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Gastroenterology Review/Przegląd Gastroenterologiczny
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vol. 12
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Artykuł oryginalny

Analysis of postoperative morbidity and mortality following surgery for gastric cancer. Surgeon volume as the most significant prognostic factor

Maciej Ciesielski, Wiesław J. Kruszewski, Jakub Walczak, Mariusz Szajewski, Jarosław Szefel, Jacek Wydra, Tomasz Buczek, Maksymilian Czerepko

Data publikacji online: 2017/09/30
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Introduction: Surgical resection is the only potentially curative modality for gastric cancer and it is associated with substantial morbidity and mortality.

Aim: To determine risk factors for postoperative morbidity and mortality following major surgery for gastric cancer.

Material and methods: Between 1.08.2006 and 30.11.2014 in the Department of Oncological Surgery of Gdynia Oncology Centre 162 patients underwent gastric resection for adenocarcinoma. All procedures were performed by 13 surgeons. Five of them performed at least two gastrectomies per year (n = 106). The remaining 56 resections were done by eight surgeons with annual volume lower than two. Perioperative mortality was defined as every in-hospital death and death within 30 days after surgery. Causes of perioperative deaths were the matter of in-depth analysis.

Results: Overall morbidity was 23.5%, including 4.3% rate of proximal anastomosis leak. Mortality rate was 4.3%. Morbidity and mortality were not dependent on: age, gender, body mass index, tumour location, extent of surgery, splenectomy performance, or pTNM stage. The rates of morbidity (50% vs. 21.3%) and mortality (16.7% vs. 3.3%) were significantly higher in cases of tumour infiltration to adjacent organs (pT4b). Perioperative morbidity and mortality were 37.5% and 8.9% for surgeons performing less than two gastrectomies per year and 16% and 0.9% for surgeons performing more than two resections annually. The differences were statistically significant (p = 0.002, p = 0.003).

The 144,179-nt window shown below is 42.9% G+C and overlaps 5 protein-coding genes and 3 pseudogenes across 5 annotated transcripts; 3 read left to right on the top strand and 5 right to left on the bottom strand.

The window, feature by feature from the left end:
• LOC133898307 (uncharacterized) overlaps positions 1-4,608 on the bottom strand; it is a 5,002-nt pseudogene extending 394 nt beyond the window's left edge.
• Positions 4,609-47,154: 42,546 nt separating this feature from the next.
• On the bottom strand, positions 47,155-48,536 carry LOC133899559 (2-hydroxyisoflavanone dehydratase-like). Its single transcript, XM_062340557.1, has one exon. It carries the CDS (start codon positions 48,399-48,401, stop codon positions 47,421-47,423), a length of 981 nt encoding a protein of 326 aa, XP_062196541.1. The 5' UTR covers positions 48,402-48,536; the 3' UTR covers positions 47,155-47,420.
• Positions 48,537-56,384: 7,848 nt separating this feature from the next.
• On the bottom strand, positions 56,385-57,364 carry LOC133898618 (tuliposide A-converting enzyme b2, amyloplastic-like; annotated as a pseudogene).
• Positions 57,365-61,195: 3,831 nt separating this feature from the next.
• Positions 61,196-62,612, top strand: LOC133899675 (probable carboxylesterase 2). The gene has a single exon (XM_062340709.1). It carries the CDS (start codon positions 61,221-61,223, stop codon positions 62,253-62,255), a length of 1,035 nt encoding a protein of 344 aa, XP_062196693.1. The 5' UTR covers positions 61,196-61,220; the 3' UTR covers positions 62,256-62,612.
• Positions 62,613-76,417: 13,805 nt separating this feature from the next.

Conclusions: Annual surgeon case load and adjacent organ infiltration (pT4b) were significant risk factors for morbidity and mortality following major surgery for gastric cancer. The most common complications leading to perioperative death were cardiac failure and proximal anastomosis leak.
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